Today marks the 34th anniversary of the assassination of Harvey Milk, the first openly gay man elected to public office in the United States. The shooting (chronicled in a biopic starring Sean Penn which nabbed multiple Oscars) ended Milk’s career as San Francisco supervisor and marked a watershed moment the history of gay rights.
While the movement has gained tremendous footing in the decades since Milk’s death, gay rights continues to spur heated debates today, particularly with regards to marriage equality. With President Obama’s support of gay marriage piquing interest as he heads into his second term and the holiday season upon us, the time seems ripe for a roundup of books on gay issues and Christianity that tells the story of the fraught relationship between the church and same-sex supplicants.
Presbyterian theologist Jack Rogers wasn’t always a supporter of gay rights, but after his pastor asked him to look into the issue in 1993, his deep bible study led him to believe that there is no scriptural reason homosexuality is condemned by churches. His book, “Jesus, the Bible, and Homosexuality,” has recently been revised and expanded to reflect some of the progress made by gay communities in their relationships with mainstream churches.
Justin R. Cannon is the founder of Inclusive Orthodoxy, a ministry to the LGBTQ community, and his book, “The Bible, Christianity, & Homosexuality,” is a bible study guide to the verses of the good book often used against gay rights.
Jay Michaelson’s passionately-argued book posits that far from barring gays from churches, the Bible actively supports equality and acceptance–and even if one doesn’t agree, Michaelson urges readers to approach the subject compassionately.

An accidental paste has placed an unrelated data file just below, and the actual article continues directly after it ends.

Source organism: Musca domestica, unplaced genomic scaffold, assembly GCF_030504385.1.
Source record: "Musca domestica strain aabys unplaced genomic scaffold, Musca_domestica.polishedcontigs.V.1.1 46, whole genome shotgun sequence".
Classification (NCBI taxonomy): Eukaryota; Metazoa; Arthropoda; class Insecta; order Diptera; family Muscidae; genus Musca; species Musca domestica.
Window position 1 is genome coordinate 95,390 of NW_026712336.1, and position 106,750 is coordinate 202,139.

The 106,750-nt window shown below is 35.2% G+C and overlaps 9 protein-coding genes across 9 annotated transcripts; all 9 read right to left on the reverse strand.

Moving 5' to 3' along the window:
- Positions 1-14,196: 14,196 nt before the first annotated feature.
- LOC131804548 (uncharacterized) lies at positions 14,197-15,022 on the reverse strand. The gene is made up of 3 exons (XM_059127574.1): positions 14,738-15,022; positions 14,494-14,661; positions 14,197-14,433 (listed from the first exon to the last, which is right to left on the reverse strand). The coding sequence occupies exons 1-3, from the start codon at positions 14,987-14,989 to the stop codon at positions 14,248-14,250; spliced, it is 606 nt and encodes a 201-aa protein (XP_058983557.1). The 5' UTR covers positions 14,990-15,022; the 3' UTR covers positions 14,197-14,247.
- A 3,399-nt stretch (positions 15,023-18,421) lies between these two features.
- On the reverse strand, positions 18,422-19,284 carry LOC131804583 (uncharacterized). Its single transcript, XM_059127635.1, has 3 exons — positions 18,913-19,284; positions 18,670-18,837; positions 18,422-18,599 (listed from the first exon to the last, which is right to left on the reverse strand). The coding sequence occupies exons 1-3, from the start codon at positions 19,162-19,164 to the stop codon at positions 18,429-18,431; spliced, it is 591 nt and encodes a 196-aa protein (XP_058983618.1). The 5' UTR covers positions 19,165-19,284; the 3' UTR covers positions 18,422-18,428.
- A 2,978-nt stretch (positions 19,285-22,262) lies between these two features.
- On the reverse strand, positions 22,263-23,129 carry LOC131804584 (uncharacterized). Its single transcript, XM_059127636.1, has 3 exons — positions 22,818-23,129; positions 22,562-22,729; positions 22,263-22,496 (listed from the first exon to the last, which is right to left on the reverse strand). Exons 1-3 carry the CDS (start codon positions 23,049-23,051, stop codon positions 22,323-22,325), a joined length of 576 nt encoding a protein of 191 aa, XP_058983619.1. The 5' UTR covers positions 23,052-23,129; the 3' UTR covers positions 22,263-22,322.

So much of the controversy surrounding gay issues and the church comes from a reading (some would say a misreading) of St. Paul’s Letter to the Romans, 1:22-27. For the more traditional view of Paul, we turn to none other than Pope Benedict XVI, the current head of the Roman Catholic Church who, four years into his papacy, published a book exploring the legacy of one of the most charismatic of Christian figures.
The final word, though, goes to former-Jesuit and psychotherapist John J. McNeill, whose trilogy of works on the subject of the gays and the church have set the bar for compassion and acceptance. His third book, “Freedom, Glorious Freedom,” extols the power of gay liberation and argues that is can be a signpost for more freedom for everyone–freedom to love, and a freedom to worship God and be accepted while doing so.